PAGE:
Friday, May 9, 2008

Collective Brains Building a Community for Learning

Katie Baxter, Library director of Noble and Greenough School in Dedham Ma.
Other experts present:
Judith Anne Sykes, Author of Brain Friendly Libraries
Dr. Leslie Farmer, California State University

Are you wondering why teenagers do the things that they do? Well, simply put their minds are much different than adult minds. Of course we know that their minds are still developing. But this moment in time is so unique because we can study how the brain works. This understanding allows us as educators and librarians to react to their actions in appropriate ways. And to design our lessons in order to meet the needs of our students.

The sessions began with some group sharing. This helped to invigorate our brains and begin thinking about the teens we serve.
We were then asked to write one word on a brightly colored piece of paper that represents what working with teens means to us.

Some answers: knowledge, understanding, behavior, learning, mindfulness, empathy, change.

Then we were directed to set up our learning space. Chairs were moved and energy was heightened. This not only allowed us to share better but increased our energy level (which has been waning on the last day of our conference).

The point of these exercises was to understand that students (and all people) need a change in routine to keep them from becoming bored and to re-energize learning.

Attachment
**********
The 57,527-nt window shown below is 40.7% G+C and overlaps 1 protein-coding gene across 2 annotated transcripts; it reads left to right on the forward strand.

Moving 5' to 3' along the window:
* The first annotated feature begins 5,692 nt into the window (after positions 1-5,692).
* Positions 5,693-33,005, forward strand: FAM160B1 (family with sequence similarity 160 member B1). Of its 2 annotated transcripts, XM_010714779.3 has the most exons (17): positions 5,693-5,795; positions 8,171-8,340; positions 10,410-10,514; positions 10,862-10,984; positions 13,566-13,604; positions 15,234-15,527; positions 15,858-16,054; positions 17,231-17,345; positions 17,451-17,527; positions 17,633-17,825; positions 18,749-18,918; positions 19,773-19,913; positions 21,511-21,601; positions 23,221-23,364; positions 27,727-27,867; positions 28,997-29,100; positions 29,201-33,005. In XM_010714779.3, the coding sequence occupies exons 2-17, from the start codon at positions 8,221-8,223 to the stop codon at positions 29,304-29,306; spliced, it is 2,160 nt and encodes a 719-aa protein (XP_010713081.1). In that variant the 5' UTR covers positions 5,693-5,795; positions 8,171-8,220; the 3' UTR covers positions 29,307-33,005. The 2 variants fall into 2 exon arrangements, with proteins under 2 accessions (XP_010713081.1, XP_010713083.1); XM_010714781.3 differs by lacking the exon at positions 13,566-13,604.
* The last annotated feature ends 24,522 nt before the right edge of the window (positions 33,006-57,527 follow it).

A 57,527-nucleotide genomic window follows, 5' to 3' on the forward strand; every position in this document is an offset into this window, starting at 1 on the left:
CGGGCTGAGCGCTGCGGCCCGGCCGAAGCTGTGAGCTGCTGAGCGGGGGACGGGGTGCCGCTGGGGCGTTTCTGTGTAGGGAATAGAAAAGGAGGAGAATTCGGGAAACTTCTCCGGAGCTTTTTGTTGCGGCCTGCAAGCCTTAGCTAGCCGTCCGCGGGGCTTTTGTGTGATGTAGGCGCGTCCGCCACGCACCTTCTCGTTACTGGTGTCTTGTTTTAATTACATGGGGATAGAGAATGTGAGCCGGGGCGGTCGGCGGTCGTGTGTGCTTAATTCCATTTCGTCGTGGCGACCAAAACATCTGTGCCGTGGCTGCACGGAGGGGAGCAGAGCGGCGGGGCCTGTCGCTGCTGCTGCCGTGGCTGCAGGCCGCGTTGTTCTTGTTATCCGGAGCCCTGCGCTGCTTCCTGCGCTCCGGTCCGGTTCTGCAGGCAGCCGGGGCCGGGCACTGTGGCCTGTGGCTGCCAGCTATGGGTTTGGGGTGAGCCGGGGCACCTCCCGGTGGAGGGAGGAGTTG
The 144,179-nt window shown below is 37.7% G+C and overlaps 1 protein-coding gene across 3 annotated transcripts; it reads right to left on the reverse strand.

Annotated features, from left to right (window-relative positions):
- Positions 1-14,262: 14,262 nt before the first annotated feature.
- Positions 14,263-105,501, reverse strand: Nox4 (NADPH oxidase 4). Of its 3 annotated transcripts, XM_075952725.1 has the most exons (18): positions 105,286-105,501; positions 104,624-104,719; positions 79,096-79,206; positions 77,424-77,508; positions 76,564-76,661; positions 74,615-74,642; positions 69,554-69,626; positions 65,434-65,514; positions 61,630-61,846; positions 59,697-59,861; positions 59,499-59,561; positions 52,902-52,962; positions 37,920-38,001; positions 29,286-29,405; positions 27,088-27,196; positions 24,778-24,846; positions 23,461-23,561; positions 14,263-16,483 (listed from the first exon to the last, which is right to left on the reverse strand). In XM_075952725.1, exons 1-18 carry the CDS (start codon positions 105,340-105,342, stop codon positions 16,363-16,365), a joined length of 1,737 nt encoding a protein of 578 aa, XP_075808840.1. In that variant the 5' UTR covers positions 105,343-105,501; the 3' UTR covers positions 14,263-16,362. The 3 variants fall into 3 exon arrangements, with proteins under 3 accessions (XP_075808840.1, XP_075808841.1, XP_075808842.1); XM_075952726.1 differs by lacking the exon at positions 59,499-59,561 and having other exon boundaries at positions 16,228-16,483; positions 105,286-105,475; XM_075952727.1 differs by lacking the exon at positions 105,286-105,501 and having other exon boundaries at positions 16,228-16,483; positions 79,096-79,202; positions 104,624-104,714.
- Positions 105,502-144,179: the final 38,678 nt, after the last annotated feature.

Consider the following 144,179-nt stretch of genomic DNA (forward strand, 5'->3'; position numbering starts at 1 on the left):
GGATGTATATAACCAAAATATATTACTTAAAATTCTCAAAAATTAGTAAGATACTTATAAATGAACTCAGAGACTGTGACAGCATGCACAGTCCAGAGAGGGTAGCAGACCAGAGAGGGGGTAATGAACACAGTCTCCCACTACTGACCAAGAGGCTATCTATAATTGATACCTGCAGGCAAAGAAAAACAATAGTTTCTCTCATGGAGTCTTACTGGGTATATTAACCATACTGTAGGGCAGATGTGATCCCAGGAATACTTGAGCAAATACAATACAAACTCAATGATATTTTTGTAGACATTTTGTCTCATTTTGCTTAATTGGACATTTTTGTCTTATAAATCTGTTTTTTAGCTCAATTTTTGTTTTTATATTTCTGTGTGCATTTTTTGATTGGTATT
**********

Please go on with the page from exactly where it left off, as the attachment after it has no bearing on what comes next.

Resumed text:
Research shows that teens are social and need collaboration in order to learn.

Key concepts:
They experience increasing input of information
They need hands-on activities to learn
They need feed back from many different sources
We need to reduce threat and increase comfort level
We need to involve students in decisions about their space
We need to make content interdisciplinary and inquiry based
We need to meet all learning styles
We must account for emotions

Students are pushed and pulled through out their school day. As librarian were have a unique opportunity to create a safe social space where students can work with their peers and access necessary information for their education. It rests on our shoulders to make both students and administration happy.

How might you handle finding a student using computer time to play hangman? When you ask what he is doing. The answer may be learning about words. Challenge that. Ask if they know the origin of the word they just guessed. If they don't show them where to find that information.

The main point of this first session was to build an awareness about the differences between teens brains and adult brains. And to stress our responsibilities to work with students appropriately.

Some helpful websites:

Caine and Caine

Eric Chudler and Brain Awareness Week

Ken Wesson

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